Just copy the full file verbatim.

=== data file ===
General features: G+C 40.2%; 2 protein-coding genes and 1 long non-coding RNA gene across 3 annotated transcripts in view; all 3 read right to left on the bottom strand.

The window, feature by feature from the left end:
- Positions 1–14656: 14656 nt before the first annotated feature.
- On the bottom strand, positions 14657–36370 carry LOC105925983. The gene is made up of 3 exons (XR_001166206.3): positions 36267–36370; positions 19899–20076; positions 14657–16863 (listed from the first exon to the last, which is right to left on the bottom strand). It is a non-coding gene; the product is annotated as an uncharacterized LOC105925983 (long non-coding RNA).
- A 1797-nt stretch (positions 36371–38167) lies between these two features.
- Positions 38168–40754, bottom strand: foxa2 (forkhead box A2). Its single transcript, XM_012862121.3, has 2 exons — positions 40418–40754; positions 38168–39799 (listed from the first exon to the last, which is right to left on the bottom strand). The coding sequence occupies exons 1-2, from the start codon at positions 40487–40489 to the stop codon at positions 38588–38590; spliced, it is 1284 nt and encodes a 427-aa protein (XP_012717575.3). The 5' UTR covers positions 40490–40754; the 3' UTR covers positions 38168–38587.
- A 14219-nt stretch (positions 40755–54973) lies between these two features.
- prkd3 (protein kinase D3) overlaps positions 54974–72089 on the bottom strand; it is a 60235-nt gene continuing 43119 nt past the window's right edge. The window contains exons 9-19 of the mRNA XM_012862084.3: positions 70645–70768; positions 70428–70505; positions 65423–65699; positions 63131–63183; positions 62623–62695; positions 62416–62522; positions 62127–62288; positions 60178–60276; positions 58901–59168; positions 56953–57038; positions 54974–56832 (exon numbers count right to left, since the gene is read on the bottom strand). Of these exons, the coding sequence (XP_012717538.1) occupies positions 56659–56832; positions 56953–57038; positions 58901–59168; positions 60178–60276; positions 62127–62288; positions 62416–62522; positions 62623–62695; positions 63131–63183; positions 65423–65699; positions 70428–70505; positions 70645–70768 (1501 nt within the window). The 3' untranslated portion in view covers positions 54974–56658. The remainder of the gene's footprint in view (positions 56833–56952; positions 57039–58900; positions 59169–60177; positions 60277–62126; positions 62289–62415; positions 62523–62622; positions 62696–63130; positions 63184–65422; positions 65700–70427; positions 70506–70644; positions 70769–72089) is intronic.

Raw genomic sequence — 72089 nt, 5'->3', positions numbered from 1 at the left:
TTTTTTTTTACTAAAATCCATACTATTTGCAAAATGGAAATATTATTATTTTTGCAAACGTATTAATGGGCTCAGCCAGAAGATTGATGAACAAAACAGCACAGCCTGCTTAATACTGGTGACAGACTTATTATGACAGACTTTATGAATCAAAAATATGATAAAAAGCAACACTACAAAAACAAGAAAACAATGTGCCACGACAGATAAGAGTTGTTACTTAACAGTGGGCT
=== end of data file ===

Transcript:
General features: G+C 40.2%; 2 protein-coding genes and 1 long non-coding RNA gene across 3 annotated transcripts in view; all 3 read right to left on the bottom strand.

The window, feature by feature from the left end:
- Positions 1–14656: 14656 nt before the first annotated feature.
- On the bottom strand, positions 14657–36370 carry LOC105925983. The gene is made up of 3 exons (XR_001166206.3): positions 36267–36370; positions 19899–20076; positions 14657–16863 (listed from the first exon to the last, which is right to left on the bottom strand). It is a non-coding gene; the product is annotated as an uncharacterized LOC105925983 (long non-coding RNA).
- A 1797-nt stretch (positions 36371–38167) lies between these two features.
- Positions 38168–40754, bottom strand: foxa2 (forkhead box A2). Its single transcript, XM_012862121.3, has 2 exons — positions 40418–40754; positions 38168–39799 (listed from the first exon to the last, which is right to left on the bottom strand). The coding sequence occupies exons 1-2, from the start codon at positions 40487–40489 to the stop codon at positions 38588–38590; spliced, it is 1284 nt and encodes a 427-aa protein (XP_012717575.3). The 5' UTR covers positions 40490–40754; the 3' UTR covers positions 38168–38587.
- A 14219-nt stretch (positions 40755–54973) lies between these two features.
- prkd3 (protein kinase D3) overlaps positions 54974–72089 on the bottom strand; it is a 60235-nt gene continuing 43119 nt past the window's right edge. The window contains exons 9-19 of the mRNA XM_012862084.3: positions 70645–70768; positions 70428–70505; positions 65423–65699; positions 63131–63183; positions 62623–62695; positions 62416–62522; positions 62127–62288; positions 60178–60276; positions 58901–59168; positions 56953–57038; positions 54974–56832 (exon numbers count right to left, since the gene is read on the bottom strand). Of these exons, the coding sequence (XP_012717538.1) occupies positions 56659–56832; positions 56953–57038; positions 58901–59168; positions 60178–60276; positions 62127–62288; positions 62416–62522; positions 62623–62695; positions 63131–63183; positions 65423–65699; positions 70428–70505; positions 70645–70768 (1501 nt within the window). The 3' untranslated portion in view covers positions 54974–56658. The remainder of the gene's footprint in view (positions 56833–56952; positions 57039–58900; positions 59169–60177; positions 60277–62126; positions 62289–62415; positions 62523–62622; positions 62696–63130; positions 63184–65422; positions 65700–70427; positions 70506–70644; positions 70769–72089) is intronic.

Raw genomic sequence — 72089 nt, 5'->3', positions numbered from 1 at the left:
TTTTTTTTTACTAAAATCCATACTATTTGCAAAATGGAAATATTATTATTTTTGCAAACGTATTAATGGGCTCAGCCAGAAGATTGATGAACAAAACAGCACAGCCTGCTTAATACTGGTGACAGACTTATTATGACAGACTTTATGAATCAAAAATATGATAAAAAGCAACACTACAAAAACAAGAAAACAATGTGCCACGACAGATAAGAGTTGTTACTTAACAGTGGGCT